It is a breath of fresh air to see substance win.
Excerpt: Back when he was running Bain Capital, Romney was known for following a management method called the “Bain Way.” In their book, The Real Romney, Michael Kranish and Scott Helman describe it as “intensely analytical and data driven.” It required a “healthy ego,” the authors write, “to go into a business and tell an owner how to run his own firm better.”
It also required a specific type of talent. Bain Capital operated as a small shop, and Romney took care to hire ambitious and serious business-school graduates — fresh-thinking young men he could develop, not just seasoned Wall Street hands.
In the late 1970s, “I was asked to help recruit bright, recently graduated MBAs to join the firm,” Romney recalls in his book, No Apology. “We were a cutting-edge company, we paid high salaries, and we usually landed the cream of the crop.” Edward Conard, a partner at Bain Capital from 1993 to 1997 and the author of Unintended Consequences, tells NRO that Romney’s effectiveness was sharpened by his relationships with the rising-star consultants he recruited, so he is not surprised to see Romney form a bond with the analytical Ryan. Romney may not have been an overly warm figure in the office, he says, but he was clearly drawn to uber-competent thinkers.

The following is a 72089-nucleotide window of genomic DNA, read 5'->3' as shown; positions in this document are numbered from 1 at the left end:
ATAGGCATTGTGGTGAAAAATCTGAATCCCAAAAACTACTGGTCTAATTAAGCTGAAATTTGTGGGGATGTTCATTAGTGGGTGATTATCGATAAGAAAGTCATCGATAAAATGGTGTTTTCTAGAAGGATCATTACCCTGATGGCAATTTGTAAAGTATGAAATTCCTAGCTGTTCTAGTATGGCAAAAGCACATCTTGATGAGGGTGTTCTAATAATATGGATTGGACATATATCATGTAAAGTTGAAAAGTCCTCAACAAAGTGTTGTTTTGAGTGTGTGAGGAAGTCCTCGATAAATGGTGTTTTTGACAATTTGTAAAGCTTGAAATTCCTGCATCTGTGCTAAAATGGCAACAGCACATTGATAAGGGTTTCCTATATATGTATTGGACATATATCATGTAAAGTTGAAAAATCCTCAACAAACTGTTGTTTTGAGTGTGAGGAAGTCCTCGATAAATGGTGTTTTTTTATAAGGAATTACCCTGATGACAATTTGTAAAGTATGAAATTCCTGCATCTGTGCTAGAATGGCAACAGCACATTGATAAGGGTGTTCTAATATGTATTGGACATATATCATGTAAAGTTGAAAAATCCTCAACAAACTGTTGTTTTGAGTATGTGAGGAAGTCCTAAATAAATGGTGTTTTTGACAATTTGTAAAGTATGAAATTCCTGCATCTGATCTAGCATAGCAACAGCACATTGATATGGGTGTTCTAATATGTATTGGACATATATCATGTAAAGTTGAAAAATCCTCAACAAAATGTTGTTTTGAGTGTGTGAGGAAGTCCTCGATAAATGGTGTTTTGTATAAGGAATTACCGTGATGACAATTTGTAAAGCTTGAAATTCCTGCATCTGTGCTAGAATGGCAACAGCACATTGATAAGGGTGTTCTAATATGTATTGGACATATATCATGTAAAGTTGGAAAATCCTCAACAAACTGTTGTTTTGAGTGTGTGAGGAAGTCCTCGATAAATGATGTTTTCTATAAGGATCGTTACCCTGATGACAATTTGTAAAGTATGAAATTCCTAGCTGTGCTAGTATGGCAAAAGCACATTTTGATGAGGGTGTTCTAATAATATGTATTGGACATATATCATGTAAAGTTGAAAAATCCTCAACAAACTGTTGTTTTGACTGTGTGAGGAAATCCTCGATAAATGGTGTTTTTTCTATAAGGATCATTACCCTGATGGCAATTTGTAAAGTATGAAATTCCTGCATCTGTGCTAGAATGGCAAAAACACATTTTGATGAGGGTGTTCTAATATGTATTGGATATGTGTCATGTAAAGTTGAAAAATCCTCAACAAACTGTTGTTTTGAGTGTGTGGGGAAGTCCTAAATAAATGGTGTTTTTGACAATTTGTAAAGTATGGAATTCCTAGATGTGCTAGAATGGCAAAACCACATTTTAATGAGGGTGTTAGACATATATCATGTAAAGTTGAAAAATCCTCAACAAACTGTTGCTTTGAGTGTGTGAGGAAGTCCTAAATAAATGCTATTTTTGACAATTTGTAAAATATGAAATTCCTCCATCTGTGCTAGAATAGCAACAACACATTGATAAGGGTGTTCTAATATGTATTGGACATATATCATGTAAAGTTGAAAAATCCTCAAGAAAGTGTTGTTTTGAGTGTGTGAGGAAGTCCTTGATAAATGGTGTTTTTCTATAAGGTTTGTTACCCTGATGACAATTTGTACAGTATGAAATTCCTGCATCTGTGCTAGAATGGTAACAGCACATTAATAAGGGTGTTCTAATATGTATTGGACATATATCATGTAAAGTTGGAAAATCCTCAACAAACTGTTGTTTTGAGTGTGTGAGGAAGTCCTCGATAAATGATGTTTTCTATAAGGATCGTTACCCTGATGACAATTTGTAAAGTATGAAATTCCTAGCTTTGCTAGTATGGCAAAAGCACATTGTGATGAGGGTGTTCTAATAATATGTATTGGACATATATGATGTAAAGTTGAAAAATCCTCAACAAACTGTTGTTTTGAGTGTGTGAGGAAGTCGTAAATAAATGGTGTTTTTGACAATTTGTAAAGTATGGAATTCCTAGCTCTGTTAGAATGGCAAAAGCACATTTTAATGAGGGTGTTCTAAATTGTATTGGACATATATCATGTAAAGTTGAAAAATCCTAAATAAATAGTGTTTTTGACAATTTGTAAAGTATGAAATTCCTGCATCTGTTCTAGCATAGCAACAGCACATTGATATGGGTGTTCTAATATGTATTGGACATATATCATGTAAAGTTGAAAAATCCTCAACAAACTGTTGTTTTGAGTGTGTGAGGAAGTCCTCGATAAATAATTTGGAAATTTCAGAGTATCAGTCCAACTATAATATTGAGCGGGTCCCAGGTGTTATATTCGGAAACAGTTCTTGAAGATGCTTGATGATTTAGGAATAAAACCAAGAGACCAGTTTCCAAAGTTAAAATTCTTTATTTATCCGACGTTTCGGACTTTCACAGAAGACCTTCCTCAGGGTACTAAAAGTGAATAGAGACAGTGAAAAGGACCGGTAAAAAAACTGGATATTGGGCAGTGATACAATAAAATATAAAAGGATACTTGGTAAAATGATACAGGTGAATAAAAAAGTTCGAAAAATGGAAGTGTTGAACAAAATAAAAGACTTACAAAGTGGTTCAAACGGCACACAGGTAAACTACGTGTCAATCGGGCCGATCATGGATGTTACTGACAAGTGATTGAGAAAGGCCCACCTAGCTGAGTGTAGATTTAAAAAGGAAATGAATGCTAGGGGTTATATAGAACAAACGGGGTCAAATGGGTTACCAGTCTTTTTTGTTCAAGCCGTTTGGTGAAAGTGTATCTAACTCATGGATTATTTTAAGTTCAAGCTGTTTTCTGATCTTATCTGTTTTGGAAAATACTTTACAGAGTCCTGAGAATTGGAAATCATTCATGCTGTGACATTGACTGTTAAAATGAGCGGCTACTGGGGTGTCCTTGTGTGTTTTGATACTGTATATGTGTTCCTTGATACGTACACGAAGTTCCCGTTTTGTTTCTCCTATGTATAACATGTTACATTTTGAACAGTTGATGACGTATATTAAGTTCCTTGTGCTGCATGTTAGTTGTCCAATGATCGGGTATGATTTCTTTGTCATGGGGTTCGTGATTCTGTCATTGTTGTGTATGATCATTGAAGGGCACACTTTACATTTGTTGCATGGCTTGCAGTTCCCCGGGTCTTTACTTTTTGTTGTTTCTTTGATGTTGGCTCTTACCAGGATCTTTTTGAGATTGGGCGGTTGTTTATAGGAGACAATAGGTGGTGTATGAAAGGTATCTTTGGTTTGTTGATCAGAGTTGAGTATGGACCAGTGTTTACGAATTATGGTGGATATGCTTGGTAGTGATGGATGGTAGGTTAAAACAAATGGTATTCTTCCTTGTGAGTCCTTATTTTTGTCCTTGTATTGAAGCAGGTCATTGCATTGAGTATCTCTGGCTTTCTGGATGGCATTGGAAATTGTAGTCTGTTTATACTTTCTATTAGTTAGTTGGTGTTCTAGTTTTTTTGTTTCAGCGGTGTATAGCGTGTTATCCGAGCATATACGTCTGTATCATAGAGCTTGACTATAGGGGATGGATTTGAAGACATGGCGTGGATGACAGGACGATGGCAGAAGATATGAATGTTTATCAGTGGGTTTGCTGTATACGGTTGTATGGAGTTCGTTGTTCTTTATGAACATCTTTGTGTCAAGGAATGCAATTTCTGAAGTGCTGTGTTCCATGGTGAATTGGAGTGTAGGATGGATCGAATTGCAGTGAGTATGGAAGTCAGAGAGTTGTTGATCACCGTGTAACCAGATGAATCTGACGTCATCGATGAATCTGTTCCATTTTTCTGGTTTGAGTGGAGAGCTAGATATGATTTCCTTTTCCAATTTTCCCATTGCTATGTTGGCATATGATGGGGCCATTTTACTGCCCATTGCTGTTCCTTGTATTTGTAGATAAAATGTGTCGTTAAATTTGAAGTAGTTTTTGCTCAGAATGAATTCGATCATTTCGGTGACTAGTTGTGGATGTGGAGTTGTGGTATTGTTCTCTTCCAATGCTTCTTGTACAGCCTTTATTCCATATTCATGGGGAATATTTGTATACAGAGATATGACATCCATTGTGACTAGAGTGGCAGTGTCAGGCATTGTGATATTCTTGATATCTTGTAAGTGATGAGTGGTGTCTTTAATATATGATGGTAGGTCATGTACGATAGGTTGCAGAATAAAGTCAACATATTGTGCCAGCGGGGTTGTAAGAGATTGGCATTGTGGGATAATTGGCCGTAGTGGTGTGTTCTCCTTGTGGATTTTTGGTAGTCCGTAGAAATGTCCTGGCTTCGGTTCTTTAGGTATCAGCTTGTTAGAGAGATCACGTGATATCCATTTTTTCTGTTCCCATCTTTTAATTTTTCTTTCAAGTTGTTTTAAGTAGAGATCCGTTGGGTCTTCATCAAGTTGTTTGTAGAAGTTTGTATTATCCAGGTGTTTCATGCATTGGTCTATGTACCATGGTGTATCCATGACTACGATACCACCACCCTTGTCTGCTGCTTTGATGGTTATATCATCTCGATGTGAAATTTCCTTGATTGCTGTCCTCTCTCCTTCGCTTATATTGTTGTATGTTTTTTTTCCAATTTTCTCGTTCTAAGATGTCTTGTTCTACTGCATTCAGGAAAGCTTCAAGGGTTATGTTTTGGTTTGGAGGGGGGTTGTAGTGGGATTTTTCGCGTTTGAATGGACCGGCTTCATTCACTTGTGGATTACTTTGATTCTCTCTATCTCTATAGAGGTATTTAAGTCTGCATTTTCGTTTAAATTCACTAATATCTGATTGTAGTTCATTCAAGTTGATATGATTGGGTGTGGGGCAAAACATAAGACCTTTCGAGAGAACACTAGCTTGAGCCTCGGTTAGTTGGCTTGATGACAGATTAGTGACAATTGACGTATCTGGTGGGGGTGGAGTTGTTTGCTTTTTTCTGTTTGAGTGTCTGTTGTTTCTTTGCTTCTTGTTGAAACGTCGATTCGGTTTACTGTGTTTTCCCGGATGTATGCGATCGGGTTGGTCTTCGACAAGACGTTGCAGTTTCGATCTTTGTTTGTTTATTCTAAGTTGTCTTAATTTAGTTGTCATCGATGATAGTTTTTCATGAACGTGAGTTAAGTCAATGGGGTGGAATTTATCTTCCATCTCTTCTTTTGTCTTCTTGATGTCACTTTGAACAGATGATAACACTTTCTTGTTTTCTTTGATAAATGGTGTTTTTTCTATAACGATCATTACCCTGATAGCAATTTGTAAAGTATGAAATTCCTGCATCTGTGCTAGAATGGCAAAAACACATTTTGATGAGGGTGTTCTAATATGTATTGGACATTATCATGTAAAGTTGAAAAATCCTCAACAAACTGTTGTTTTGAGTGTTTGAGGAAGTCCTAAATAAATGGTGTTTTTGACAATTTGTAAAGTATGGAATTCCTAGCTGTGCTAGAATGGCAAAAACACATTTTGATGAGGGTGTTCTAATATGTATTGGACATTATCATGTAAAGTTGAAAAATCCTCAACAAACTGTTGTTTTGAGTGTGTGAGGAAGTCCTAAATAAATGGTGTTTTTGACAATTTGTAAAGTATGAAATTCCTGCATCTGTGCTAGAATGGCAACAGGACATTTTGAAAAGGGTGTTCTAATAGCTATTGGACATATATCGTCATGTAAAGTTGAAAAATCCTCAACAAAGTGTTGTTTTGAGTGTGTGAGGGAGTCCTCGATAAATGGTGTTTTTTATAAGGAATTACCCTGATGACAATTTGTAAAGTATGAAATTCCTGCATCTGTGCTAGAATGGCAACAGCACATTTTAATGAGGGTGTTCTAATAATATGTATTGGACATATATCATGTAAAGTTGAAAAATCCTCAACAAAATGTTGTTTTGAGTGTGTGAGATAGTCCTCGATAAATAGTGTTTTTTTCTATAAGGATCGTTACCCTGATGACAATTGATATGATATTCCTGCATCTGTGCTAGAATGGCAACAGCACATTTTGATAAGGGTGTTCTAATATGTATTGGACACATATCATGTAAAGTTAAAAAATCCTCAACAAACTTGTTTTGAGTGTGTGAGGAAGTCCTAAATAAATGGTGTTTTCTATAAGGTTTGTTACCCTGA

Read full National Review article here.